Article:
The MLB Lockout Has Nothing to Do With Fixing Baseball’s Problems
Baseball's first work stoppage since 1994-95 isn't about helping the game speed up or gain new fans
If you head to MLB.com now that Major League Baseball has locked out its players and enacted baseball’s first work stoppage since 1994-95, you’ll find images of balls, some graphics and a letter from MLB commissioner Rob Manfred, along with his picture.
What you won’t find are photos and videos of any actual baseball players — you know, those people that fans (at least kind of) care about. That’s because the Collective Bargaining Agreement expired last night, prompting a lockout.
“You may notice that the content on this site looks a little different than usual,” per MLB. “Until a new agreement is reached, there will be limitations on the type of content we display. As a result, you will see a lot more content that focuses on the game’s rich history. Once a new agreement is reached, the up-to-the minute news and analysis you have come to expect will continue as usual.”
In and of itself, this is not a huge deal. But it is emblematic of the fact baseball as a whole, on behalf of both players and owners, is completely fine with ignoring the game’s biggest problem: what fans care about. There’s no need to recount those problems, including declining viewership, pace of play and a lack of young fans, here, but suffice to say a disagreement about the best way to fix them is not why there is no new CBA.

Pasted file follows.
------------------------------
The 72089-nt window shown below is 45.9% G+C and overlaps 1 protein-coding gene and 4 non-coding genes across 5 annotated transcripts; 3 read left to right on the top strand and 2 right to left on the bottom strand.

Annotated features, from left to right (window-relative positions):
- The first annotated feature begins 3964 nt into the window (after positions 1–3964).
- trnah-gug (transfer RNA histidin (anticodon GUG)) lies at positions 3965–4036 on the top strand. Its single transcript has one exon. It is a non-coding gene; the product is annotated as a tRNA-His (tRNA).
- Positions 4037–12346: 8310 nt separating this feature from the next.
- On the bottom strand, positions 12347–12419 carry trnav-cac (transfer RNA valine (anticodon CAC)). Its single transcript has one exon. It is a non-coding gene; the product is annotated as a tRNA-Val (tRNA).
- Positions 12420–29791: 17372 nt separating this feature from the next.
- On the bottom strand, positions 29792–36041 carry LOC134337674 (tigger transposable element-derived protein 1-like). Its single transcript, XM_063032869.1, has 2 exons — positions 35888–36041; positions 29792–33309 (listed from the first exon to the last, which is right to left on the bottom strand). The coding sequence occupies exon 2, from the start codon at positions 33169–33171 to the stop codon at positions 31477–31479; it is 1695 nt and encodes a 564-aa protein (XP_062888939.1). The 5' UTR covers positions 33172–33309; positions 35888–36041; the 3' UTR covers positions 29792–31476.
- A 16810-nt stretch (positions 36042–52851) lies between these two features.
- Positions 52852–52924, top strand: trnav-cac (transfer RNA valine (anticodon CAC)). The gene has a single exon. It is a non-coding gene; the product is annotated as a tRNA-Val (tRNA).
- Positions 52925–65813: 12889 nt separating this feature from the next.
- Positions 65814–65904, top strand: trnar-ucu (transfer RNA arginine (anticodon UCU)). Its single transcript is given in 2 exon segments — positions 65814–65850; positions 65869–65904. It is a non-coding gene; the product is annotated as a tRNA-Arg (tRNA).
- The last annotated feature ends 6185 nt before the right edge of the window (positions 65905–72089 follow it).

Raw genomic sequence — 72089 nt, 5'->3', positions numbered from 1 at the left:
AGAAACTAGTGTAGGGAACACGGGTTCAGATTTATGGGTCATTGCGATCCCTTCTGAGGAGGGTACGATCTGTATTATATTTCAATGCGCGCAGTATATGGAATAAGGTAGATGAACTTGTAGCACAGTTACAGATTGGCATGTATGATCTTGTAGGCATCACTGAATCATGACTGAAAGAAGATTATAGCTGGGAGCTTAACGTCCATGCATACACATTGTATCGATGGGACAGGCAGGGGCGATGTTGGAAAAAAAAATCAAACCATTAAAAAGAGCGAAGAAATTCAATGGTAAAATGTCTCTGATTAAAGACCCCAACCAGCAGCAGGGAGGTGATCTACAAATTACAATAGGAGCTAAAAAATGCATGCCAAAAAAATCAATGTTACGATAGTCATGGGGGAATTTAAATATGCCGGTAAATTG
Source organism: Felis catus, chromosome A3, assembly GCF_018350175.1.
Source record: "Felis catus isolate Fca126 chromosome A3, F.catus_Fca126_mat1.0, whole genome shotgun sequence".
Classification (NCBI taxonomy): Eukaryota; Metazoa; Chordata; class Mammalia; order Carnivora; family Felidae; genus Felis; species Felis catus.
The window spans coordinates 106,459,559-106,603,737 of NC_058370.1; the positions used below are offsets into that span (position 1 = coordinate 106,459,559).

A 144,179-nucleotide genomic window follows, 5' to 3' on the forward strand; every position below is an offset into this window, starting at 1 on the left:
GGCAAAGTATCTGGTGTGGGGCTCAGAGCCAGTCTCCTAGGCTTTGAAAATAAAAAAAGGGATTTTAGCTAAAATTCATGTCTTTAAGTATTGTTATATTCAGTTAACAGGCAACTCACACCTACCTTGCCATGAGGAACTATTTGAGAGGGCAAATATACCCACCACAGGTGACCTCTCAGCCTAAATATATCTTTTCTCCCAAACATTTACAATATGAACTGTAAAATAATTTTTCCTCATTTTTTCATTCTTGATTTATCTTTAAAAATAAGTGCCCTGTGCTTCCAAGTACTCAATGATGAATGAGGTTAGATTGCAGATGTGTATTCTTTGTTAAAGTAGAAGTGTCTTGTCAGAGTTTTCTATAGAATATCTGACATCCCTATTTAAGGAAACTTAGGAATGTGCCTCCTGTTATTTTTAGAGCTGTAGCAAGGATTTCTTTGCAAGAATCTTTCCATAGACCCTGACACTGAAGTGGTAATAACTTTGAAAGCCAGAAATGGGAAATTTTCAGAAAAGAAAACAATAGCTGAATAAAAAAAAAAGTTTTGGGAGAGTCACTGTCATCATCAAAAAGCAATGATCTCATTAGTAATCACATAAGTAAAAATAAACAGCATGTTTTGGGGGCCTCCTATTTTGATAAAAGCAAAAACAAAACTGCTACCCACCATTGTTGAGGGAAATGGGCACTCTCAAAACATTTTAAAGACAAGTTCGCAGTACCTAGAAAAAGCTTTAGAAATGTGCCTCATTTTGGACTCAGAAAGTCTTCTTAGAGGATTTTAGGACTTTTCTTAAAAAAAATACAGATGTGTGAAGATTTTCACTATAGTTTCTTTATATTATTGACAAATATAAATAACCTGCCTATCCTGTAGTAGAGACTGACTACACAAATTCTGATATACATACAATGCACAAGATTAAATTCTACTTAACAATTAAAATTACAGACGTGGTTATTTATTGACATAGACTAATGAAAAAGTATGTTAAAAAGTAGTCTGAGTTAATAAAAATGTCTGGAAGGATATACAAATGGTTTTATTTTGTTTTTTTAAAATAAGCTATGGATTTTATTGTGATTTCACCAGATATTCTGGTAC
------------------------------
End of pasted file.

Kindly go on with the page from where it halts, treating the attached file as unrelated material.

No, the reason why MLB’s players and owners have reached an impasse in negotiations is a lack of agreement about a “broad economics proposal.” In short, the players want more money and the owners don’t want to give it. Almost as riveting as grand slams, strikeouts and bench-clearing brawls, the owners and players are fighting over a revenue split that is 57-43 in favor of the former.
“Players have long been adamant they need to make significant gains in core economics,” per The Athletic. “In the players’ eyes, MLB’s proposals have largely been built around maintaining the status quo, or making what the players see as distributional changes — taking money from one subset of players to help another. Players, though, want an overall larger piece of the pie. Owners, to this point, don’t seem inclined to oblige them.”
Maybe they should, but it is also kind of hard to feel too bad for the players and their argument for more equality when 33 players command 51% of the $10 billion in player salaries, according to one estimate. If true, baseball’s owners and top-earners are turning a blind eye to the game’s middle and lower class, the majority of which is made up of younger players. (Ignoring young, middle and lower-class participants, you should’ve gathered by now, is something baseball is very good at.)
“We have been here before, and players have risen to the occasion time and again – guided by a solidarity that has been forged over generations. We will do so again here,” the MLBPA said in a statement. “We remain determined to return to the field under the terms of a negotiated collective bargaining agreement that is fair to all parties, and provides fans with the best version of the game we all love.”
Hopefully that’s true. But until players and owners start caring more about losing fans than not losing to each other, baseball is screwed.
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